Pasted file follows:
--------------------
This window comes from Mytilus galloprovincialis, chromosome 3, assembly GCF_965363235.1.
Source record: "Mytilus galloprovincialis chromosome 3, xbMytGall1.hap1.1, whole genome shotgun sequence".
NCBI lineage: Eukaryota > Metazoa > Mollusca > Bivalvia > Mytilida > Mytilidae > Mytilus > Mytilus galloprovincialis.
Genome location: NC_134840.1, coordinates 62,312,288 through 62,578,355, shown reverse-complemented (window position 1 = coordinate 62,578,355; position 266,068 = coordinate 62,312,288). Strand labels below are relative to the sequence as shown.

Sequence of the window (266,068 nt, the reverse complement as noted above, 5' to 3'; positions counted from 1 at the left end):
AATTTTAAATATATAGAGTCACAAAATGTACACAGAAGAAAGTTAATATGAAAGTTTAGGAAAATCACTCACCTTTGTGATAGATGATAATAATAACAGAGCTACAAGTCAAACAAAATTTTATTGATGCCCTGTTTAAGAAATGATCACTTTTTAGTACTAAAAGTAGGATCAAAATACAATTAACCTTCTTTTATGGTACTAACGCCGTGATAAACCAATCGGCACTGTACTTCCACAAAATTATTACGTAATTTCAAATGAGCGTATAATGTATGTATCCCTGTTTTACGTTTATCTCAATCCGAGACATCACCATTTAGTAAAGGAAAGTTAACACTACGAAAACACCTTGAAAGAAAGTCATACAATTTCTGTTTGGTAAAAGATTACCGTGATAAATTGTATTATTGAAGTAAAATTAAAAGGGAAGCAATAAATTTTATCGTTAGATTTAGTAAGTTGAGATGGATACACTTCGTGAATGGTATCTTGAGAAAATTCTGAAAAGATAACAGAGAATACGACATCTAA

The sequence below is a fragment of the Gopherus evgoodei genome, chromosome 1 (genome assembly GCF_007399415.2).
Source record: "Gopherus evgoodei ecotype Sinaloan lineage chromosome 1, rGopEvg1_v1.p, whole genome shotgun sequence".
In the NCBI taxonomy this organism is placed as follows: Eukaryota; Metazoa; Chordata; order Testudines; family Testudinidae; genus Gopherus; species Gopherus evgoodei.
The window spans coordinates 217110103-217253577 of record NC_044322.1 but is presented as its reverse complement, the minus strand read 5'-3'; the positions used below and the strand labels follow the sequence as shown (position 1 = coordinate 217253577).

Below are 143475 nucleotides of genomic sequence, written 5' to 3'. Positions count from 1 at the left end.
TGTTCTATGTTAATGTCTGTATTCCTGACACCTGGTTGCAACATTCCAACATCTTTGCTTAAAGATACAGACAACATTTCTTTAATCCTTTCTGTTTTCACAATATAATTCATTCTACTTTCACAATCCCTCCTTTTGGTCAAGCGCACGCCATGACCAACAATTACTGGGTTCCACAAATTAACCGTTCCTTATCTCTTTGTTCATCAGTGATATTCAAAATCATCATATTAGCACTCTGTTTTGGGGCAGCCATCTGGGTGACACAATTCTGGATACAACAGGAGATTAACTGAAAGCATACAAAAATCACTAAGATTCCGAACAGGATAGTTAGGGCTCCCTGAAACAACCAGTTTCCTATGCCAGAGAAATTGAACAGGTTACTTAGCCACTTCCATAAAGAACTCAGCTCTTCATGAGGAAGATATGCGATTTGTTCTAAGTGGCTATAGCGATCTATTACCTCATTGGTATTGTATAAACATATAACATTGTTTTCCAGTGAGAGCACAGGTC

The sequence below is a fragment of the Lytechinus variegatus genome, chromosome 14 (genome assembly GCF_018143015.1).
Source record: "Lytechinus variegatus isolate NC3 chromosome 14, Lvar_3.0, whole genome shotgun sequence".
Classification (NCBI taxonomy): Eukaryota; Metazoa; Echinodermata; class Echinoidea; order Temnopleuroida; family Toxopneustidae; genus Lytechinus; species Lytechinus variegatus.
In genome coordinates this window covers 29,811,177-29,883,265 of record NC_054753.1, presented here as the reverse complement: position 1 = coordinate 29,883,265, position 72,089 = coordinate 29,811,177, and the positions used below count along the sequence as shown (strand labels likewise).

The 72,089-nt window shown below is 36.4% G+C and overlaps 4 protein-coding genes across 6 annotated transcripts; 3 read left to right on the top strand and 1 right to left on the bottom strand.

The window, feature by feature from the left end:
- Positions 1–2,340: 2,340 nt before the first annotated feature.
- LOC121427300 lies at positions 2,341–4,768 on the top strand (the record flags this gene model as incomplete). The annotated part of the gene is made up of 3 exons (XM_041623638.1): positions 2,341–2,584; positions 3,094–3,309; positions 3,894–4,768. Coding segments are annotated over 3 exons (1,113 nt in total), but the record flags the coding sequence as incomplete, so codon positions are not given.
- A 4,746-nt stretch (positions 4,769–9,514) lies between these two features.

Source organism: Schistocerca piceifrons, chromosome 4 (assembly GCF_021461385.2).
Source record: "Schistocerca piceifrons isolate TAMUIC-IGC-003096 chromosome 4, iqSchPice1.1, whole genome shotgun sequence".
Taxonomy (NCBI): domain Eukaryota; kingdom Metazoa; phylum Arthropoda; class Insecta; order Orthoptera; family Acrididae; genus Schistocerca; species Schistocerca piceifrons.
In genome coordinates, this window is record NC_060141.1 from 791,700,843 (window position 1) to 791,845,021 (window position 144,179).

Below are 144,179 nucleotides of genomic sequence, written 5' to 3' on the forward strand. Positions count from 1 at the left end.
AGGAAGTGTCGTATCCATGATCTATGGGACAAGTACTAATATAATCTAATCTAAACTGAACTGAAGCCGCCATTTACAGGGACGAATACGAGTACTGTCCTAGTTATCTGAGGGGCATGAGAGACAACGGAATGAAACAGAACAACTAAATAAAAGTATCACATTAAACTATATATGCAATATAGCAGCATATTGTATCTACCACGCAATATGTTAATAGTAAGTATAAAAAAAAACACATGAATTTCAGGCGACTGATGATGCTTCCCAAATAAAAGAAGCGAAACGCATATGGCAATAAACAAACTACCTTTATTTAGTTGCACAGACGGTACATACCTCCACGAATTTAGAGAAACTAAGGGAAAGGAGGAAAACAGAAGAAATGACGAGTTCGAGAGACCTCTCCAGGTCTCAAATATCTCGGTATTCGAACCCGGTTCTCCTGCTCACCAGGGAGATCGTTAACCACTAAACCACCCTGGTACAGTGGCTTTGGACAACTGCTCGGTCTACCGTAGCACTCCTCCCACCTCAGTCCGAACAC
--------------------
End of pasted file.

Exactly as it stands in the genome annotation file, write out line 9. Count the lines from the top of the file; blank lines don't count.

In the NCBI taxonomy this organism is placed as follows: Eukaryota; Metazoa; Chordata; order Testudines; family Testudinidae; genus Gopherus; species Gopherus evgoodei.